As the city grapples with budget cuts—Mayor Adams asked agencies to find an additional 4% in cost savings beyond previously proposed budget cuts—the Parks Department will need to further alter the design of their nearly $90M plan to redesign the 79th Street Boat Basin (Full Presentation Linked) in order to keep the Federal Emergency Management Agency (FEMA)’s $28.3M contribution to the project.
FEMA issued a letter identifying the proposed two-story boat house redesign as having an adverse impact. In such cases, the applicant (in this case, Parks) will be asked to look for an alternative or to undertake actions to avoid or mitigate the impact (i.e., reduce the footprint, lower the height, change the materials, plant trees, etc.).
In FEMA’s own words:
FEMA determined that the construction of the two-story dock house elevated on pilings at the 79th Street Boat Basin would obstruct clear views to the Hudson River from the Riverside Park and Drive Historic District and therefore, would be an Adverse Effect to Historic Properties.
These comments initiate a Section 106 review which occurs when historic properties or resources are at risk or under threat by proposed work. This means they must consider the public’s views on historic preservation issues…which is where you come in!
You are welcome to comment on anything you deem important about how this proposal will impact your enjoyment of the park, how this proposal challenges the aesthetics of the Scenic Landmark, how this proposal will cut access to Hudson River (except for the 75 new boat owners who will dock here), how this will turn a local boat basin into a full-fledged marina etc.
These comments will help inform the inevitable mitigation plan.
FEMA’s position is clear. While they do not comment on ecological issues or concerns of aquaculture in their letter, they do acknowledge that this basin, adjacent to the National Register of Historic Places-listed Riverside Park and Drive Historic District as well as the NYC LPC Scenic Landmark of Riverside Park, will be impeded through the obstructed view corridors blocking the Hudson River from those in the Park.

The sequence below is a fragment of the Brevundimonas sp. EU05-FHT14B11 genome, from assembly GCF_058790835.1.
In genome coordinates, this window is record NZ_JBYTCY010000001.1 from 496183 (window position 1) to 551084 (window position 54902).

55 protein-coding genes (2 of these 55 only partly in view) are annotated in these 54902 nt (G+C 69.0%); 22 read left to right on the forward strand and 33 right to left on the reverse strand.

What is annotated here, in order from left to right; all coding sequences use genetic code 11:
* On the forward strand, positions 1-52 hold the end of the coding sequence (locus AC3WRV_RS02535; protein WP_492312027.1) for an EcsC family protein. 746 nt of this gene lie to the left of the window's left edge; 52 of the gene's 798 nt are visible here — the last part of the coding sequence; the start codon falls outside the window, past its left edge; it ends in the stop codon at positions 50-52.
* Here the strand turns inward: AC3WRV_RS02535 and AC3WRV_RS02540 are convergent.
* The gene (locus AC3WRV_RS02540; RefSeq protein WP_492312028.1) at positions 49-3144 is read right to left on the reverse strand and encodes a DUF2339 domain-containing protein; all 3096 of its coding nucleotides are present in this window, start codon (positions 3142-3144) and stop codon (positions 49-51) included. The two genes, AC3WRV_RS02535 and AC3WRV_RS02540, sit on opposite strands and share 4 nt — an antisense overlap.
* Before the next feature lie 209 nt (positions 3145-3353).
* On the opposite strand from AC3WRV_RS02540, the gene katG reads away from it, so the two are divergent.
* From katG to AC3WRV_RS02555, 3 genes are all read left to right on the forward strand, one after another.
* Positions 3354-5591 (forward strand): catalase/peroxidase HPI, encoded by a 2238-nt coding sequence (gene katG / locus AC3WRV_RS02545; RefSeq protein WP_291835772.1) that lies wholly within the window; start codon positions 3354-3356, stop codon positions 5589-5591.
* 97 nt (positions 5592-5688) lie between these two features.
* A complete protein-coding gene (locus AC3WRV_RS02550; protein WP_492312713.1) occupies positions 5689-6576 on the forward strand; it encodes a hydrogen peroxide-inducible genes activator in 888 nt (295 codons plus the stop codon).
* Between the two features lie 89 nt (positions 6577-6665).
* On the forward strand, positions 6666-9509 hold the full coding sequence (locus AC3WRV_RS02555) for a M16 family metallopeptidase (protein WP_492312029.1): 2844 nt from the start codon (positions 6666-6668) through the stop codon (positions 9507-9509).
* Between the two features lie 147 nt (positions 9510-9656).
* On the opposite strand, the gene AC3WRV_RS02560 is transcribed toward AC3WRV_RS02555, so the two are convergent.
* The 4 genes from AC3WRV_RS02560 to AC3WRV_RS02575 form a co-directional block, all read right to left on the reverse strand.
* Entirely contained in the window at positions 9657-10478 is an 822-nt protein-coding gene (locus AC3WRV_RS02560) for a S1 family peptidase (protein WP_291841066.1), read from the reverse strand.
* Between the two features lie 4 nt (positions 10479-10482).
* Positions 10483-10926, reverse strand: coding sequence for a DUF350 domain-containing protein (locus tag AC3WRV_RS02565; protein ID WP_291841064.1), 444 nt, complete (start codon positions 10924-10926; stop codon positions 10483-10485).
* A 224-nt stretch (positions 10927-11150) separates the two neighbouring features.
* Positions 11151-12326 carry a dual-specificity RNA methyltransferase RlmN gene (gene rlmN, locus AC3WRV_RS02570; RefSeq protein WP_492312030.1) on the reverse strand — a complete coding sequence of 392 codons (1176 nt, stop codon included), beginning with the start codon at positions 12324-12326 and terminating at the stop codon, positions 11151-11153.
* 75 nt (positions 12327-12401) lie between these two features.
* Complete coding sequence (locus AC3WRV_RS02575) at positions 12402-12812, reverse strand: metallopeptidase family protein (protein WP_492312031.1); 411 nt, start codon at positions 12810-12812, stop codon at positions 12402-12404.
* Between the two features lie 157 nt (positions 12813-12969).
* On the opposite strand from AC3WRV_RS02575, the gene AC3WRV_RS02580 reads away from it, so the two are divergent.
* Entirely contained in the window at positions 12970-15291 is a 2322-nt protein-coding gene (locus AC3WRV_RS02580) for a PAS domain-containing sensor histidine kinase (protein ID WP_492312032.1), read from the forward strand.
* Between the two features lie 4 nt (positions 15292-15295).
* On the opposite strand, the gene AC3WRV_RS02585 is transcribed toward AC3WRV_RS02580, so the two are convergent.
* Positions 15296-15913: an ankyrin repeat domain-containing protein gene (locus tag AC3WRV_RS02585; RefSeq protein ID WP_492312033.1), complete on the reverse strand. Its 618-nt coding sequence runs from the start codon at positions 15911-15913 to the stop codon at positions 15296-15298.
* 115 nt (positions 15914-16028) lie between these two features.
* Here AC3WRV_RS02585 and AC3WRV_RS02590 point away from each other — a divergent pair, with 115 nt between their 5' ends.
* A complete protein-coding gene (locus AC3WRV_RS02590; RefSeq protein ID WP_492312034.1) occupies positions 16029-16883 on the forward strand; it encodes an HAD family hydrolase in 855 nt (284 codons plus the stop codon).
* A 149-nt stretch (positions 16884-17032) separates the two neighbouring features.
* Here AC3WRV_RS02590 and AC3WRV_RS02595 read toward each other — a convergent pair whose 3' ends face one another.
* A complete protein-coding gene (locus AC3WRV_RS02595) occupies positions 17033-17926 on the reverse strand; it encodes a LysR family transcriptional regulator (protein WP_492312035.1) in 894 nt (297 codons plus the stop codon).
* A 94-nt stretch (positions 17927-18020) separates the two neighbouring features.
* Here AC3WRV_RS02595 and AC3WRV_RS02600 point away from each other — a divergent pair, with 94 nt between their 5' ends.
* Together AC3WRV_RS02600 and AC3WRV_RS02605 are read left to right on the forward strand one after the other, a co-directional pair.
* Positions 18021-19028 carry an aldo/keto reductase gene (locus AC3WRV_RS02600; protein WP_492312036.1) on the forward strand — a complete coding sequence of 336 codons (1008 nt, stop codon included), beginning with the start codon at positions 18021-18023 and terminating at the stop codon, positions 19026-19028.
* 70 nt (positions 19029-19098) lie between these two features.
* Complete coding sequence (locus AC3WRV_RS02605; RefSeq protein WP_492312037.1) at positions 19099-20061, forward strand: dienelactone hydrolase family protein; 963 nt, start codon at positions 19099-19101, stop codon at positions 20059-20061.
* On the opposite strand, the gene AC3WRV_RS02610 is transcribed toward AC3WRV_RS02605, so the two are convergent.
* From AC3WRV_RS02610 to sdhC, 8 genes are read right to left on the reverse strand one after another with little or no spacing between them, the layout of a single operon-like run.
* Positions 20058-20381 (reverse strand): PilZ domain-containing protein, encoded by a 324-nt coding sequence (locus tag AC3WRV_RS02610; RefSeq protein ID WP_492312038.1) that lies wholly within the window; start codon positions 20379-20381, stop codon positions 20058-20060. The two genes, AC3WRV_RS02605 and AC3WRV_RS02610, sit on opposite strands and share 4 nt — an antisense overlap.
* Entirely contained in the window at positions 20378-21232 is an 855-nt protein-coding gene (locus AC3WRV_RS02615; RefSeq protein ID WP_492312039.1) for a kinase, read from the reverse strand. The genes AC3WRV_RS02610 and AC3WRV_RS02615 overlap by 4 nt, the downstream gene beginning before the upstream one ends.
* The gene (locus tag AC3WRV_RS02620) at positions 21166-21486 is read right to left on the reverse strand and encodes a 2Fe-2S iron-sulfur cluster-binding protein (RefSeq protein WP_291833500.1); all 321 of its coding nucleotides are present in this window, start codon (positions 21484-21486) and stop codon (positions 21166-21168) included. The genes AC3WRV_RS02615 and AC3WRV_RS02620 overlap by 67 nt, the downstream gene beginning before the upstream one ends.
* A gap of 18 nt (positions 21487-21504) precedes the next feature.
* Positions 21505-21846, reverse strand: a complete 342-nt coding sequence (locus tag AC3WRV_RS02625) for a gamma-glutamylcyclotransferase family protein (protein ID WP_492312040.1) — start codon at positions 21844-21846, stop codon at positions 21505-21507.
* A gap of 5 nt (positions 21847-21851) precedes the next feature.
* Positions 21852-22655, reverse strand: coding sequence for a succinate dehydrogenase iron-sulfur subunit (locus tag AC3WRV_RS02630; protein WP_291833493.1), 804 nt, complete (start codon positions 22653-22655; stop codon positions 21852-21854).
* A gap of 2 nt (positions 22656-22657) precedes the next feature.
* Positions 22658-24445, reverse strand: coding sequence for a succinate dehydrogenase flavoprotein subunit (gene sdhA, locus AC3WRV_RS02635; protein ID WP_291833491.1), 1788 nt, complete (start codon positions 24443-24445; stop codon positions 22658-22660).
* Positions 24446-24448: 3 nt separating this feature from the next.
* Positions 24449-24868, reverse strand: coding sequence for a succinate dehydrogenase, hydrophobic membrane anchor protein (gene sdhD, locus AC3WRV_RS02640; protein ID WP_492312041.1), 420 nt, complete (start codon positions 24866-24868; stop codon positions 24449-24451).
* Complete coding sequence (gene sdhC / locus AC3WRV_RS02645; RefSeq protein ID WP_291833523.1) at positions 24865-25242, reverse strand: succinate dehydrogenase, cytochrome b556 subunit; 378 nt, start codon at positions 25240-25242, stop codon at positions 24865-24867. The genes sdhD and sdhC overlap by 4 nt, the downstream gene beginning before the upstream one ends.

How big is it?
The existing one-story boathouse is 835 square feet with an overall size of 1,505, including the deck. The proposed one is 4,070 square feet (nearly five times larger!) with an overall size of 4,763, including the deck.
Why the increase?
Parks believes the existing wooden boathouse, damaged during Superstorm Sandy, is outdated and needs to be more storm-resilient with rising tides and climate change. The current boathouse relies on septic tanks, whereas the proposed replacement would tie into the NYC Sewer System. While these goals sound reasonable, they instigate a suite of upgrades that require the structure to comply with modern-day codes and regulations such as the Americans with Disabilities Act (ADA), Occupational Safety and Health Administration (OSHA) regulations, “potty parity” and equity issues. In tandem, there is an ever-expanding program with educational spaces, enhanced amenities, and new spaces to accommodate the staff and the boaters themselves—who will increase as the number of slips balloons 65% from 116 to 191, and the slips themselves are enlarged.
So WRITE CB7 about your objection in response to these proposed Adverse Effects, email FEMA, enjoy western sunset views from the Park while you can, and mark your calendar for CB7’s Full Board Meeting on Tuesday, May 2nd, where their RESOLUTION (linked) will be voted on.